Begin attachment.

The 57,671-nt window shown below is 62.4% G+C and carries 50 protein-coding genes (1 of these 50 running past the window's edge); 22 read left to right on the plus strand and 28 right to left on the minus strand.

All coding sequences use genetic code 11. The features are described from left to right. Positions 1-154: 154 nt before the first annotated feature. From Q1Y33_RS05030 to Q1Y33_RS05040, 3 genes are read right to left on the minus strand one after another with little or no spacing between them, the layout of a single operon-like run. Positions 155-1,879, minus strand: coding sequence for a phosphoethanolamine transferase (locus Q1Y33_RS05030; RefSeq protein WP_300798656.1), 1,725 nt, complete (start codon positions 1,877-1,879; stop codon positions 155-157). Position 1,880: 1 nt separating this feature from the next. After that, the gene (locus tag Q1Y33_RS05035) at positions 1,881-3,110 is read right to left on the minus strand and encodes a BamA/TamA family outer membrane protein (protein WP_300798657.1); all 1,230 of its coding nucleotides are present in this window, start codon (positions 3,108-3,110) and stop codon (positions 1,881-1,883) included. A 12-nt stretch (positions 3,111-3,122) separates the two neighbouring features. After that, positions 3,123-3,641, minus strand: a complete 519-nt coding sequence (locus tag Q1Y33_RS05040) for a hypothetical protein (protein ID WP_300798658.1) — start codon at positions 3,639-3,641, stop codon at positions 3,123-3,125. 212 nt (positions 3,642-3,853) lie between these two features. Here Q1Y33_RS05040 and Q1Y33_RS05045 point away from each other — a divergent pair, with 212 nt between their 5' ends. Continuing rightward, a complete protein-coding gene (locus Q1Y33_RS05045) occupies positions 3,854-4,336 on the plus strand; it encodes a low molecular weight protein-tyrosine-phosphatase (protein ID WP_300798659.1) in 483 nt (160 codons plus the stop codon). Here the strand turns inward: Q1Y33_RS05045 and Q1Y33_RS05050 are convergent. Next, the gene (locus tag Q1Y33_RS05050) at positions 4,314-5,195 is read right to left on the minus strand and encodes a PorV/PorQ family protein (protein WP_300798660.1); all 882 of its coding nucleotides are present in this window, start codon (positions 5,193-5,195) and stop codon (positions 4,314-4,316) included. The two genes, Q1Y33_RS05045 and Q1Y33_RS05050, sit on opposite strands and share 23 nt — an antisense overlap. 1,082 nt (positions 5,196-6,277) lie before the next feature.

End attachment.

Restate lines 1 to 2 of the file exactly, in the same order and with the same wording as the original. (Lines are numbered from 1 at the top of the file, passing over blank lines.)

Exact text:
The 57,671-nt window shown below is 62.4% G+C and carries 50 protein-coding genes (1 of these 50 running past the window's edge); 22 read left to right on the plus strand and 28 right to left on the minus strand.

All coding sequences use genetic code 11. The features are described from left to right. Positions 1-154: 154 nt before the first annotated feature. From Q1Y33_RS05030 to Q1Y33_RS05040, 3 genes are read right to left on the minus strand one after another with little or no spacing between them, the layout of a single operon-like run. Positions 155-1,879, minus strand: coding sequence for a phosphoethanolamine transferase (locus Q1Y33_RS05030; RefSeq protein WP_300798656.1), 1,725 nt, complete (start codon positions 1,877-1,879; stop codon positions 155-157). Position 1,880: 1 nt separating this feature from the next. After that, the gene (locus tag Q1Y33_RS05035) at positions 1,881-3,110 is read right to left on the minus strand and encodes a BamA/TamA family outer membrane protein (protein WP_300798657.1); all 1,230 of its coding nucleotides are present in this window, start codon (positions 3,108-3,110) and stop codon (positions 1,881-1,883) included. A 12-nt stretch (positions 3,111-3,122) separates the two neighbouring features. After that, positions 3,123-3,641, minus strand: a complete 519-nt coding sequence (locus tag Q1Y33_RS05040) for a hypothetical protein (protein ID WP_300798658.1) — start codon at positions 3,639-3,641, stop codon at positions 3,123-3,125. 212 nt (positions 3,642-3,853) lie between these two features. Here Q1Y33_RS05040 and Q1Y33_RS05045 point away from each other — a divergent pair, with 212 nt between their 5' ends. Continuing rightward, a complete protein-coding gene (locus Q1Y33_RS05045) occupies positions 3,854-4,336 on the plus strand; it encodes a low molecular weight protein-tyrosine-phosphatase (protein ID WP_300798659.1) in 483 nt (160 codons plus the stop codon). Here the strand turns inward: Q1Y33_RS05045 and Q1Y33_RS05050 are convergent. Next, the gene (locus tag Q1Y33_RS05050) at positions 4,314-5,195 is read right to left on the minus strand and encodes a PorV/PorQ family protein (protein WP_300798660.1); all 882 of its coding nucleotides are present in this window, start codon (positions 5,193-5,195) and stop codon (positions 4,314-4,316) included. The two genes, Q1Y33_RS05045 and Q1Y33_RS05050, sit on opposite strands and share 23 nt — an antisense overlap. 1,082 nt (positions 5,196-6,277) lie before the next feature.